OP-ED by A. R. Bunch & P. Wimsett
When you talk about the all-American car you might picture the Cadillac, but really it’s the pickup.
The American romance with a pickup began, no doubt, with our roots in farming. Actually a lot of the world has farms, but in America they’re spread out. The distance between farms and the condition of the roads are a factor when you have a lot of privately owned farms spread about the less populated areas. You need a vehicle that can transport a variety of goods for long distances but can also traverse rural roads. They are the successor to the horse and wagon really.
The original roads in America were long but incredibly muddy and full of potholes, so early features desirable in a truck were 4×4 and V8 power. The 8 valve engine allowed for power, and fast acceleration and it became the most commercially successful engine for decades.
Could manufacturers have gone to V10? Sure but the added weight didn’t boost the power enough justify the added cost to build. The V12 did become a thing, but usually in sports cars, because the only reason for a vehicle to have 12 valves was for the smoother operation. If you needed more power than a V8 gas engine, then buy a V8 diesel.
As technology improved the power you could get per valve and gas prices climbed, we got the V6 truck and eventually the “four banger,” but that’s a topic for later in the post.
Why are Pickups more Popular than Ever?
Whereas the old pickup trucks which simply about basic transport, the modern type look more to luxury, one example being the GMC Canyon which Caranddriver.com believe the manufacturers have a model which “spruces up the interior and imbues the exterior with some bling.”
Clearly the buyer is not just the rural yokel, anymore.
In 2018, sales of “large pickups rose by 2.1%, according to Carsalesbase.com. A “large pickups” has a carrying capacity of one half-ton or more. The basic size categories of large pickup are half-ton, three-quarter-ton, and one-ton.
Examples of the large pickup include the Chevrolet Silverado and the RAM 1500. The biggest seller remains the Ford F-series.
A new player in the market is the Nissan Titan. Although launched about fifteen years ago sales have yet to reach the heights of the Chevrolet, much less Ford. It may be that people associate the name Nissan with vans more than pickups. The Titan is not without its good points, apparently, comfortable seats and a new “infotainment unit” as they call the audio/video system.
My sources are confused as to whether the Frontier is a large pickup (Carmax.com) or a small pickup (Forbes.com); let’s call it mid-sized. The sales seem to be stalling and the automatic transmission of the Frontier and the choice of three different color schemes might not be enough to save it. While it is floundering in the US market, it should be noted that it wasn’t especially targeted to garner US sales.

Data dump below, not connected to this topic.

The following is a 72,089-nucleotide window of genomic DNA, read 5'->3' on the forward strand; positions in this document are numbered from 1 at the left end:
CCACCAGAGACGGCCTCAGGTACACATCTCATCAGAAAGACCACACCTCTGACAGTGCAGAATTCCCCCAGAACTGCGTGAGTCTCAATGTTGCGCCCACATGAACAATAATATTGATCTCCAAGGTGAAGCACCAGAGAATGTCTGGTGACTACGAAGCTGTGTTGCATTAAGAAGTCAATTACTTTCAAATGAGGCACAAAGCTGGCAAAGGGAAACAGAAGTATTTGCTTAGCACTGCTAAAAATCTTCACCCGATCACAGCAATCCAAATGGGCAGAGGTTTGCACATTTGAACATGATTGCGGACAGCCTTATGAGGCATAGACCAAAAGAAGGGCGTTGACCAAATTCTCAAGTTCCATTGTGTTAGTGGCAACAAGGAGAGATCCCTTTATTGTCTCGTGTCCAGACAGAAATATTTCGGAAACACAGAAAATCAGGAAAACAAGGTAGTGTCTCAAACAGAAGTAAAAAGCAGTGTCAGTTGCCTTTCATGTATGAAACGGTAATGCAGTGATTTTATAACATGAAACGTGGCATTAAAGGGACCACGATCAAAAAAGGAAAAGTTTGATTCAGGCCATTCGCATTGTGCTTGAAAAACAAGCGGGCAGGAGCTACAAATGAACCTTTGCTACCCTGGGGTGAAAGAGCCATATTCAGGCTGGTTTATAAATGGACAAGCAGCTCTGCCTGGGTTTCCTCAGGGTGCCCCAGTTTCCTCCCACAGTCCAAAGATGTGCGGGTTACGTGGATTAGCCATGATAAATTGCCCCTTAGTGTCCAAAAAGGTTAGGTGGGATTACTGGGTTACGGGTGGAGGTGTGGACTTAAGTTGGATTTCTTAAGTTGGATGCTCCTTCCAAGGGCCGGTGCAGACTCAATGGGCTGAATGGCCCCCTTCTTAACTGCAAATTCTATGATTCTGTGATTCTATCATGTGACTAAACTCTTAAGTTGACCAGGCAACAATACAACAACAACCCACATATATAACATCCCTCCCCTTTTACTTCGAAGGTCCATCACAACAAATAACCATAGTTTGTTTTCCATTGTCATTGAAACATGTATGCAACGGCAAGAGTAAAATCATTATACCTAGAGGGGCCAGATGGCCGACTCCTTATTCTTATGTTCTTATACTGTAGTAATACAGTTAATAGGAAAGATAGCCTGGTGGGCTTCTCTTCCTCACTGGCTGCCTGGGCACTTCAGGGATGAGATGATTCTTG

Nissan may have felt it the psychology of a US truck-buyer was probably not going to buy a non-US truck, no matter how affordable they make it.
Speaking of Mid-sized and Small Pickups
The fact that smaller pickups exist makes it even more confusing as to why Americans are still snapping up large trucks. While the fuel economy of pickups has radically improved there are still more practical options for urban drivers.
Why are so many city dwellers giving themselves heartburn trying to find a parking spot? Why are they making King Cab pickups so a family can use them, when a minivan is a clearly better fit?
The answer may be that a pickups true competition is the sports car. This is counter intuitive, but a pickup is primarily a second vehicle (that’s brain twister I know). Someone in the nuclear family must drive a primary vehicle, which will either be a family transporter or a small fuel efficient car. That leaves the second person to choose between a small ports car or a truck. As nice as it is to save gas on a sporty little vehicle most people would rather have a nice truck then the third favourite sports car (which is the one they can afford).
Since the truck comes in handy for fetching furniture or moving your home, etc. it becomes the more practical choice.
PS: What about an SUV though? Well, the SUV is really todays version of the 90s minivan, which is in turn the remake of a70’s & 80’s station wagon, which only exists because car-makers shrank the sedan.
LOL, now that we’ve offended just about everyone, let’s end this post. Ya’ll have a good night, ya’hear?